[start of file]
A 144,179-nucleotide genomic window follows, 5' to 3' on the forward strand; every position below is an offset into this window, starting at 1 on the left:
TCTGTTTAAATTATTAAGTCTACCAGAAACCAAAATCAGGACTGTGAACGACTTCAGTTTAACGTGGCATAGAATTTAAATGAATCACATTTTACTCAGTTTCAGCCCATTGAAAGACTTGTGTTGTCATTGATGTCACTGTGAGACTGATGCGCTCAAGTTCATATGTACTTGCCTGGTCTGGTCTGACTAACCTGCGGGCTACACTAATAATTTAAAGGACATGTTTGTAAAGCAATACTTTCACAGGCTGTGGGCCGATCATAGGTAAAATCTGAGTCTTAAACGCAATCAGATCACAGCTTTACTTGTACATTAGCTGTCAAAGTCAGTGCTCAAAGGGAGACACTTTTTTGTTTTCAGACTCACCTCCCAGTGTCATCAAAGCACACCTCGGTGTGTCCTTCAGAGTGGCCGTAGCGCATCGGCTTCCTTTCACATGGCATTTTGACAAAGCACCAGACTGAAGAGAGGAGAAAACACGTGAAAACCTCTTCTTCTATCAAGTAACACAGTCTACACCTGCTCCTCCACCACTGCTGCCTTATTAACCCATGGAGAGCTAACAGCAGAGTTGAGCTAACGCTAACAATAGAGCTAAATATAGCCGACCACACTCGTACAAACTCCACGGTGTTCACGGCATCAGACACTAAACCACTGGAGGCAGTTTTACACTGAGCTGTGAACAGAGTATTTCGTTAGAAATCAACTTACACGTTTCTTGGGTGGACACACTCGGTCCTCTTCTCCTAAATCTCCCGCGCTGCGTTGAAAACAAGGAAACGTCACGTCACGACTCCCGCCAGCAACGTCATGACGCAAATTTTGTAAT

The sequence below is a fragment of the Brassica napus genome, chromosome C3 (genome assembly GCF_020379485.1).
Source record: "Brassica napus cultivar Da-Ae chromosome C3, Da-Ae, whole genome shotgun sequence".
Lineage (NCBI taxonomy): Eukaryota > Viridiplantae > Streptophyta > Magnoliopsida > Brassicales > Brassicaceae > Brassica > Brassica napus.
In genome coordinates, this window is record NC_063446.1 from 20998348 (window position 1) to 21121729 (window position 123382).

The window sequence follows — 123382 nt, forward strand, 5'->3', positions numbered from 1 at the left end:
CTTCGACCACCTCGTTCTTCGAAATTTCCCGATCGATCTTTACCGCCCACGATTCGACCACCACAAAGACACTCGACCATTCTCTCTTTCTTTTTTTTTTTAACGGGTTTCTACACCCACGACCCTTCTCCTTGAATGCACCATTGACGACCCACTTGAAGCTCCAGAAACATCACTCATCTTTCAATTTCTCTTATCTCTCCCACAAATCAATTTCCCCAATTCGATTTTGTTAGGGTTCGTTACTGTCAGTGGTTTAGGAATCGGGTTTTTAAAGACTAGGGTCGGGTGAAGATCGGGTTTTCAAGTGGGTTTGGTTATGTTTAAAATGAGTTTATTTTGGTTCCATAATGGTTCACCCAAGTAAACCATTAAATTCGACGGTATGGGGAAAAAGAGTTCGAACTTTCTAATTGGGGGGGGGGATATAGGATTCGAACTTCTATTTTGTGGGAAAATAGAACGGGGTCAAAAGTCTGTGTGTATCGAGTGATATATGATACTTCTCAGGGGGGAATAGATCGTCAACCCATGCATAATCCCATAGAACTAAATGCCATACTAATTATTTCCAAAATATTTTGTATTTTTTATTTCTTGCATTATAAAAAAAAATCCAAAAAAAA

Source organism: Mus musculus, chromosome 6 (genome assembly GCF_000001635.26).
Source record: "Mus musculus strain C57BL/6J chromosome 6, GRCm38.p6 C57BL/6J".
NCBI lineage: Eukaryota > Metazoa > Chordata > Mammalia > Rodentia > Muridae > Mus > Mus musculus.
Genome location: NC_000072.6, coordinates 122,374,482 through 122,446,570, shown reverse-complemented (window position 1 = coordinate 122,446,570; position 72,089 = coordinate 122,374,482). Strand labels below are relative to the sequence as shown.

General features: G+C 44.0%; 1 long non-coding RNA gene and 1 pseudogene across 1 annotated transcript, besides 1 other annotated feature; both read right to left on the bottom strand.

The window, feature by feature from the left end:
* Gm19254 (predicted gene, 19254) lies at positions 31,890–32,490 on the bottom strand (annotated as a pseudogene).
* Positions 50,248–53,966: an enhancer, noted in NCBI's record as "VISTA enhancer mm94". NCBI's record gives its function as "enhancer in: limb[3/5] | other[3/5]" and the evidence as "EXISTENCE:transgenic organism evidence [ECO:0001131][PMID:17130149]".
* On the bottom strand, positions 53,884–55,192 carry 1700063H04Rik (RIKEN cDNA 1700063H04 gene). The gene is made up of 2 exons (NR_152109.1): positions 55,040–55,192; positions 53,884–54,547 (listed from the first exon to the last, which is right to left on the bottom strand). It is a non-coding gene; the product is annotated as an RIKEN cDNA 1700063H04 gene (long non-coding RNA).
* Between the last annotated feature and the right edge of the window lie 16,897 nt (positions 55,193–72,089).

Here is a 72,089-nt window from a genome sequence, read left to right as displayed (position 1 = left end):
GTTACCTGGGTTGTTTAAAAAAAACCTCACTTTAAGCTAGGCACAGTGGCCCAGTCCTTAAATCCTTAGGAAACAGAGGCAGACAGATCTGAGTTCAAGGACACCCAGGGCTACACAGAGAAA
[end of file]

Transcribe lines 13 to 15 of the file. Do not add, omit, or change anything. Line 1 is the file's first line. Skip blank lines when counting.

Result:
General features: G+C 44.0%; 1 long non-coding RNA gene and 1 pseudogene across 1 annotated transcript, besides 1 other annotated feature; both read right to left on the bottom strand.

The window, feature by feature from the left end:
* Gm19254 (predicted gene, 19254) lies at positions 31,890–32,490 on the bottom strand (annotated as a pseudogene).